Treating Severe Chronic Epstein-Barr Virus (EBV) Infection With EBV Specific Cytotoxic T Lymphocytes (CTLs) (SCAEBV)
Severe chronic active Epstein-Barr virus (SCAEBV) is a rare Epstein-Barr virus (EBV or commonly known as mono or the kissing disease) associated disorder. This disorder may cause chronic tiredness and fevers and sometimes be complicated by life threatening problems such as multi-organ failure, chronic (ongoing) pneumonia, and lymphoproliferative diseases (diseases involving the lymph nodes which could eventually show up as leukemia or a tumor). The reasons for the body's inability to control the EBV infection are still unknown and no effective treatment is currently available.
This research study uses Epstein-Barr virus (EBV) specific cytotoxic T lymphocytes (CTLs). We want to see if we can grow special white blood cells, called T cells, that have been trained to kill EBV infected cells in the laboratory and see if these cells may help control the EBV infection when given back to the patient.
The purpose of this study is to find the largest safe dose of EBV specific CTLs, to learn what the side effects are, and to see whether this therapy might help the body fight off the SCAEBV infection.
|Epstein-Barr Virus Infections||Biological: Intravenous injection of EBV specific CTLS||Phase 1|
Baylor College of Medicine has indicated that access to an investigational treatment associated with this study is available outside the clinical trial.
|Study Design:||Allocation: Non-Randomized
Intervention Model: Single Group Assignment
Masking: None (Open Label)
Primary Purpose: Treatment
|Official Title:||Autologous EBV Specific CTLs for Therapy of Severe Chronic EBV Infection|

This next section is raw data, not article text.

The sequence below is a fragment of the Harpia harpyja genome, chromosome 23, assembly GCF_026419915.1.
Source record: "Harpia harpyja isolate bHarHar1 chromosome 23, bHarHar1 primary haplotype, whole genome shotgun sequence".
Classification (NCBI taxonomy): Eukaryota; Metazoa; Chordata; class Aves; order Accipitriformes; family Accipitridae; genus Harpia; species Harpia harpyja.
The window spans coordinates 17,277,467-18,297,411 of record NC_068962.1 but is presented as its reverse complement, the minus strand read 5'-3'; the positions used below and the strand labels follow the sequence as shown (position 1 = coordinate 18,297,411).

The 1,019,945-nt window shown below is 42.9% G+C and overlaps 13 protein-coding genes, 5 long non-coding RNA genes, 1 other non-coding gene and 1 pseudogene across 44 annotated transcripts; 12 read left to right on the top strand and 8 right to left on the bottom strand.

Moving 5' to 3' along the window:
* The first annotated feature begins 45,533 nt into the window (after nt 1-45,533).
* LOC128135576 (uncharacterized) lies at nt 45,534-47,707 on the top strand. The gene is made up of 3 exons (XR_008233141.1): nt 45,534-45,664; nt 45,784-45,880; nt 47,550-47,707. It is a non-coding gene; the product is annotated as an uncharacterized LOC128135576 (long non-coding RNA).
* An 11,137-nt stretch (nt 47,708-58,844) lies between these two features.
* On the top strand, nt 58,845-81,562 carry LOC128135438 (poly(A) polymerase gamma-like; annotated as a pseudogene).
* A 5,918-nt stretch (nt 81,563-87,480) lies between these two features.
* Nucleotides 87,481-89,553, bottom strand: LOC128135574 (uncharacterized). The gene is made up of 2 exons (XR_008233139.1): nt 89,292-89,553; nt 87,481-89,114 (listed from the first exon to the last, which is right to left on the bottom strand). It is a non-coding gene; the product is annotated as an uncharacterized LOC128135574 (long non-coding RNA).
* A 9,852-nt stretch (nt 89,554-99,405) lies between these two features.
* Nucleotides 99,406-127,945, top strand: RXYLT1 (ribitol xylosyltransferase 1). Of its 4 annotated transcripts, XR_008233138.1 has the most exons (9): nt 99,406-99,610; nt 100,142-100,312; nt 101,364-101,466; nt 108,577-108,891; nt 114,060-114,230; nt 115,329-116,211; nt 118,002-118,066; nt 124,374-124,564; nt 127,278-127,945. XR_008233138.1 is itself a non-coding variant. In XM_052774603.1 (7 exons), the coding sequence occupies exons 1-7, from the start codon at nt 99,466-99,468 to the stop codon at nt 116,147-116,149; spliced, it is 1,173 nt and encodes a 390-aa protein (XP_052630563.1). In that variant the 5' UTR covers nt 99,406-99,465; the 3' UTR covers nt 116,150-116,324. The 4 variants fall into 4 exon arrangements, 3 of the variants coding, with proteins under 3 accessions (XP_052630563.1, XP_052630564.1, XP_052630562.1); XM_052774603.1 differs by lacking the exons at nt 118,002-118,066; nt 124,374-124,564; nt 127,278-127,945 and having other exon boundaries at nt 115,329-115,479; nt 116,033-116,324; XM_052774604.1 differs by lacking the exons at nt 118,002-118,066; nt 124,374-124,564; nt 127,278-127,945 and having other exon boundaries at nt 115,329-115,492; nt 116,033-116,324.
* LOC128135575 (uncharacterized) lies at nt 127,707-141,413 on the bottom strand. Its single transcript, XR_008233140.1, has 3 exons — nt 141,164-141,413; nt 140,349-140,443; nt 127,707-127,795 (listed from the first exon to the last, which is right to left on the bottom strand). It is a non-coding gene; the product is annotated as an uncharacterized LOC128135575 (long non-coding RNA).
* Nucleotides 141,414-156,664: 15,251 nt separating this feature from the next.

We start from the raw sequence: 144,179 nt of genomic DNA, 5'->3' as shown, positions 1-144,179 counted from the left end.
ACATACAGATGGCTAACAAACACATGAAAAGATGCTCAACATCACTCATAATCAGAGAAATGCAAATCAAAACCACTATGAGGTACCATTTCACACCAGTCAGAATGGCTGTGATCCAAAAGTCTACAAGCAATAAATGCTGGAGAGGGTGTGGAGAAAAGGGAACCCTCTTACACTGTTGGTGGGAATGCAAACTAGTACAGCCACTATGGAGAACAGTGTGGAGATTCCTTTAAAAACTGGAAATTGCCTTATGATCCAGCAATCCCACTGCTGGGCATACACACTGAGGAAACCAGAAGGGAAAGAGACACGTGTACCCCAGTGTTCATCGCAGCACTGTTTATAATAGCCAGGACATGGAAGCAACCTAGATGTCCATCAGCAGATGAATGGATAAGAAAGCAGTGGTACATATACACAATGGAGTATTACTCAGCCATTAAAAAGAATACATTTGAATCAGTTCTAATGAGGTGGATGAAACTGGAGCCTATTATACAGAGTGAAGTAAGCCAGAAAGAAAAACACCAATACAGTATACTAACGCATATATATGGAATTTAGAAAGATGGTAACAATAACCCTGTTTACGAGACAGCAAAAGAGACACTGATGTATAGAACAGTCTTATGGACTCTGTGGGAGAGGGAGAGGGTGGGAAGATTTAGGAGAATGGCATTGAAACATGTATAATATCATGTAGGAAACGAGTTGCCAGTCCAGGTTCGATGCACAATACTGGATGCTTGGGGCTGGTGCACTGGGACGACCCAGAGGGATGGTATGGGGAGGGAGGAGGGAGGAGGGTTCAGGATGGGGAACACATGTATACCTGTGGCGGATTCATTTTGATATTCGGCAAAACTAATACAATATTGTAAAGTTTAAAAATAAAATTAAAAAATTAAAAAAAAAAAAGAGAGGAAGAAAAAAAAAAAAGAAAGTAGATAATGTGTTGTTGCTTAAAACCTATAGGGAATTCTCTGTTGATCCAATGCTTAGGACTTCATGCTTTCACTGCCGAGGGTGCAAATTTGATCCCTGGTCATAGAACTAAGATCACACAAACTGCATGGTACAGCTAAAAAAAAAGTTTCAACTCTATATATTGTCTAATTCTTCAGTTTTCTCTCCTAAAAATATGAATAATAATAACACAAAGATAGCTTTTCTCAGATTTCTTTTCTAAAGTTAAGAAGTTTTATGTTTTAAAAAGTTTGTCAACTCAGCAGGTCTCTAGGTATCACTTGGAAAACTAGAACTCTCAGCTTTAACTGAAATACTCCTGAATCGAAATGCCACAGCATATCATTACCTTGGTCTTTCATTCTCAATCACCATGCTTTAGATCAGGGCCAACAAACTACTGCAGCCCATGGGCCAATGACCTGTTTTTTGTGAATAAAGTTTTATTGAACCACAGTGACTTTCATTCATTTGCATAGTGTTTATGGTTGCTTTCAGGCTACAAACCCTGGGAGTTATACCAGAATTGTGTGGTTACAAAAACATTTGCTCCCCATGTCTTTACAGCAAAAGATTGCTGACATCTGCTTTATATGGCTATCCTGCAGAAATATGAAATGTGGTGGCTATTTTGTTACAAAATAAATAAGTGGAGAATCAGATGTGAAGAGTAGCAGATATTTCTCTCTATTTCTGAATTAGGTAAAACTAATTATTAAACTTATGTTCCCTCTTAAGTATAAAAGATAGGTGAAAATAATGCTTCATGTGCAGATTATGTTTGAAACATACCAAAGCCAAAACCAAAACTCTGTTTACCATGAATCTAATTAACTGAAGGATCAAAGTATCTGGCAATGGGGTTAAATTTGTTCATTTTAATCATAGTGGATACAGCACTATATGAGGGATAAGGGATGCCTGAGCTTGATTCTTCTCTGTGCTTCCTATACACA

- to determine the safety of intravenous injections of autologous EBV specific cytotoxic T cell lines in individuals with severe chronic EBV infection [ Time Frame: 1 yr ]
- determine antiviral and immunological efficacy of intravenous injections of CTLs in these patients [ Time Frame: 1 yr ]
- assess the clinical effects of these injections [ Time Frame: 1 yr ]
|Study Start Date:||January 2000|
|Study Completion Date:||December 2008|
|Primary Completion Date:||December 2008 (Final data collection date for primary outcome measure)|
Biological: Intravenous injection of EBV specific CTLS
- 2 x 107 CTLs/m2
- 5 x 107 CTLs/m2
- 1 x 108 CTLs/m2
The dose levels for this study are as follows:
If patients have a clinical response to the first infusion defined by an improvement in the fatigue score or resolution of clinical abnormalities such as lymphadenopathy or an improvement in laboratory parameters such as a decrease in VCA titer or reduction in free EBV DNA they will be eligible to receive up to 3 additional injections of CTLs at the original dose at 3 monthly intervals.
Ten to sixty ml (2-12 teaspoons) of blood will be collected from the patient which we use to grow the T cells. These T cells are then stimulated with EBV infected cells (which have been treated with radiation so that they cannot grow). This stimulation trains the T cells to kill EBV infected cells. We then test the T cells to make sure that they kill the EBV infected cells.
Therapy can take place in one of the specifically designated outpatient clinics so hospital admission is not required. First, patients will be given doses of Tylenol (for any aches/pains) and Benadryl (for any minor allergic reactions such as itching/rash). Next, the T cells will be injected into a vein over a 10 minute period. Patients will be closely watched for any side effects.
If a patient shows some response to the treatment they may receive up to three additional T cell injections at three month intervals. Patients will need to be seen every other week in the clinic for six weeks after the injection. Following that, patients will either be seen in the clinic or contacted by one of the research staff working on this study, once a month for one year.
To learn more about the way the T cells are working and how long they last in the body, an extra 40 mls(8 teaspoonfuls) of blood will be taken at these visits. Additionally, 3 mls (1/2 teaspoonful) of blood will be taken prior to the infusion and monthly thereafter to conduct a CBC (a test to look at the components of the blood).
Please refer to this study by its ClinicalTrials.gov identifier: NCT00058591
|United States, Texas|
|Texas Children's Hospital|
|Houston, Texas, United States, 77030|
|The Methodist Hospital|
|Houston, Texas, United States, 77030|
|Principal Investigator:||Helen E Heslop, MD||Center for Cell and Gene Therapy, Baylor College of Medicine|